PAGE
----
Methods: This cohort included patients who were admitted through the emergency department for trauma. Only patients who had newly-onset, one- or two-level cervical disc disease causing radiculopathy or myelopathy were identified. None of these patients had previously sought for medical attention for such problems. Those patients who had severe spinal cord injury (i.e. American Spinal Injury Association scale A, B or C) or severe myelopathy (i.e. Nurick scale 4 or 5), bony fracture, dislocation, perched facet, kyphotic deformity, or instability were also excluded. An age- and sex-matched one-to-one comparison was made between patients who underwent cervical arthroplasty, on the one hand, and anterior cervical discectomy and fusion (ACDF).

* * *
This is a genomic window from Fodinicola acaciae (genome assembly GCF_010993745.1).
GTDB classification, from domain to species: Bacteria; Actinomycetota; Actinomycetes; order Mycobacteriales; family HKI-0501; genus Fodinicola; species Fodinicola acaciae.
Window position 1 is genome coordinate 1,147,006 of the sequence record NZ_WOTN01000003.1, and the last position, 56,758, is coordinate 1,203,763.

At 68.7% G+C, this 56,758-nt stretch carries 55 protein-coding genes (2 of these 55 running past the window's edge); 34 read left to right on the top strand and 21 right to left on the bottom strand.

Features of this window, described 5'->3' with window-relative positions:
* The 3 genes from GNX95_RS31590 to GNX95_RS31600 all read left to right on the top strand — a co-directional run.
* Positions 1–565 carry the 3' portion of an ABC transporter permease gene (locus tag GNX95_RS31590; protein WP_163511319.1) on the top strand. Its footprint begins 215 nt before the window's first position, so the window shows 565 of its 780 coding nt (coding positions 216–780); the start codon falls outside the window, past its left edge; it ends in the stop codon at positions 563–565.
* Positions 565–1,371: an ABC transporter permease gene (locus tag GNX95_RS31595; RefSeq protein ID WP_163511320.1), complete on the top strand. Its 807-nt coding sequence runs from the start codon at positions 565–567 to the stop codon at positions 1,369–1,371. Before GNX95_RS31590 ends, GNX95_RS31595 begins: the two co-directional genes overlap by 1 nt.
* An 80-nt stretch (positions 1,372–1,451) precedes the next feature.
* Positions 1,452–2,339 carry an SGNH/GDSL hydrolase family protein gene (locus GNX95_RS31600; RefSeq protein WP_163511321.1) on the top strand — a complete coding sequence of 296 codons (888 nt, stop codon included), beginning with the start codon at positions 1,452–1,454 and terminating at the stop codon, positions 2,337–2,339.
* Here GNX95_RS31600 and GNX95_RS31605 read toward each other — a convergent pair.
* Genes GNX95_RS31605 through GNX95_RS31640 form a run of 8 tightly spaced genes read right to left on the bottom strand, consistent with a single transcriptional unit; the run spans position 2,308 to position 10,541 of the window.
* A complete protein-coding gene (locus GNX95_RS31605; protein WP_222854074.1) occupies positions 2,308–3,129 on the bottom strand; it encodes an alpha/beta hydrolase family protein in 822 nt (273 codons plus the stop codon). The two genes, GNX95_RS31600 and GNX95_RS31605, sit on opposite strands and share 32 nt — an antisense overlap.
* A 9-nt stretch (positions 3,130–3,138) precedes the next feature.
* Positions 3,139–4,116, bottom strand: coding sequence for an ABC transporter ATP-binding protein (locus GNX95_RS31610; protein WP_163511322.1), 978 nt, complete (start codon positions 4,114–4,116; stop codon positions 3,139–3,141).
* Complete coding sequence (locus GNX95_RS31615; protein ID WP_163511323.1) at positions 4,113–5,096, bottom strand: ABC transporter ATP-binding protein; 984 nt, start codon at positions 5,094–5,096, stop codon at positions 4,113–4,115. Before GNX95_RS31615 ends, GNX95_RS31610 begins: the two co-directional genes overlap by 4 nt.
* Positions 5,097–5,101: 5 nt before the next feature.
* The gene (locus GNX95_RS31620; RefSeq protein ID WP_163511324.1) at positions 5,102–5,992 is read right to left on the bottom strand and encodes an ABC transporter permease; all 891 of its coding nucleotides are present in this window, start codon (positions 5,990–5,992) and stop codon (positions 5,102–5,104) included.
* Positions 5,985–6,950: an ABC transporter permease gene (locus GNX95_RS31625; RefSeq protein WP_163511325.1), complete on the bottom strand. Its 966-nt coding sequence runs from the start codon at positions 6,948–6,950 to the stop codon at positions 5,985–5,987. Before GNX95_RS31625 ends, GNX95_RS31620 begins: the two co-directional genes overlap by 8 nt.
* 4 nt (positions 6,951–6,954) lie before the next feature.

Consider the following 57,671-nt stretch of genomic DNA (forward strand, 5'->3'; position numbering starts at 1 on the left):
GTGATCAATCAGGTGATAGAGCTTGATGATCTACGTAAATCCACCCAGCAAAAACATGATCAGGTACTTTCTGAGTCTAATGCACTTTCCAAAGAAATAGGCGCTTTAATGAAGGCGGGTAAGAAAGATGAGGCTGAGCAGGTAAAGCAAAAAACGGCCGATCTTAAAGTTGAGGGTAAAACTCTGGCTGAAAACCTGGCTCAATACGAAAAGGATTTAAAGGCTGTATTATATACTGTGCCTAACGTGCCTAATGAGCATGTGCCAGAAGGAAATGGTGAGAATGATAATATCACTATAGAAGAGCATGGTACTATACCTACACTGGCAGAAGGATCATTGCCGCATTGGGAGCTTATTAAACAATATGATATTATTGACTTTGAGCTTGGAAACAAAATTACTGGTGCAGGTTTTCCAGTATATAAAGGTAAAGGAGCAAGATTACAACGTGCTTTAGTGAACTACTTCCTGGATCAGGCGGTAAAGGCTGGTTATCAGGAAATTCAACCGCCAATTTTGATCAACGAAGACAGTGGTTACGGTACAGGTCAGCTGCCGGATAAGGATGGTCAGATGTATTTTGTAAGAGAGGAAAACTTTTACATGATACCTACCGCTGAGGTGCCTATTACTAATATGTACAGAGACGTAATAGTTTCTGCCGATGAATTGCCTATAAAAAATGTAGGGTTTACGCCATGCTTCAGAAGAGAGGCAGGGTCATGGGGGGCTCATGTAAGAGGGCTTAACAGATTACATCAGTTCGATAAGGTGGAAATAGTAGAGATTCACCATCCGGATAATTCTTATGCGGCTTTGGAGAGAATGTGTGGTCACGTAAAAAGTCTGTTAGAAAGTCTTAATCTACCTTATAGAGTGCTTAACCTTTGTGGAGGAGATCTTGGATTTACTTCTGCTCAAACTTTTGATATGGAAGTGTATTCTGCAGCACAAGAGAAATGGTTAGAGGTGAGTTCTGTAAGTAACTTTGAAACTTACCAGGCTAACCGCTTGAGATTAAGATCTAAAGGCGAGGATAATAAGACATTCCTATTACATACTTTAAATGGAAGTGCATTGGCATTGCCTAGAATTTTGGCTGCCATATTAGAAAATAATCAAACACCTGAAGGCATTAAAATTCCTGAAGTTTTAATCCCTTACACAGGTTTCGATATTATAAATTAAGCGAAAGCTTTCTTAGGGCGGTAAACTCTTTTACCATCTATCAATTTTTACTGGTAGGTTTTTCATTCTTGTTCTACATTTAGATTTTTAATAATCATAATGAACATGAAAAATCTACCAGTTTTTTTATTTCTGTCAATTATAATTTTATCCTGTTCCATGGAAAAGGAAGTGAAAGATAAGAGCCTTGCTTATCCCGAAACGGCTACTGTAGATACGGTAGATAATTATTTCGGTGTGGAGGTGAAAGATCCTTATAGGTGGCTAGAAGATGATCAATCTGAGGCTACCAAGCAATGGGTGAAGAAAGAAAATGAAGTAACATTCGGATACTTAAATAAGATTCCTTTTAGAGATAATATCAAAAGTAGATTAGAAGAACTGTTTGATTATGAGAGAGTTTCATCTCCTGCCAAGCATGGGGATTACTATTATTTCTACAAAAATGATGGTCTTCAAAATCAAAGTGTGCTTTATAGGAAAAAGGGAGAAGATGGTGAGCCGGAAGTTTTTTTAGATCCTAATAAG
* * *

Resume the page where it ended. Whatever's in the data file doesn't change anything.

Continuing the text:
Results: A total of 30 trauma patients (15 in the arthroplasty group and 15 in the ACDF group) were analyzed, with a mean follow-up of 29.6 months. The demographic data were similar. Post-operation, the arthroplasty group had significant improvement in VAS of neck and arm pain, JOA, and NDI when compared to their pre-operation status. Similarly, the ACDF group also improved significantly after the operation. There were no differences between the two groups in post-operative VAS neck and arm pain, and JOA scores. The arthroplasty group maintained a range of motion in the indexed levels and had better NDI scores at 6-months post-operation than the ACDF group.

Conclusions: For selected patients (i.e. no spinal cord injury, no fracture, and no instability) with traumatic cervical disc herniation, cervical arthroplasty yields similar improvement in clinical outcomes to ACDF and preserves segmental mobility.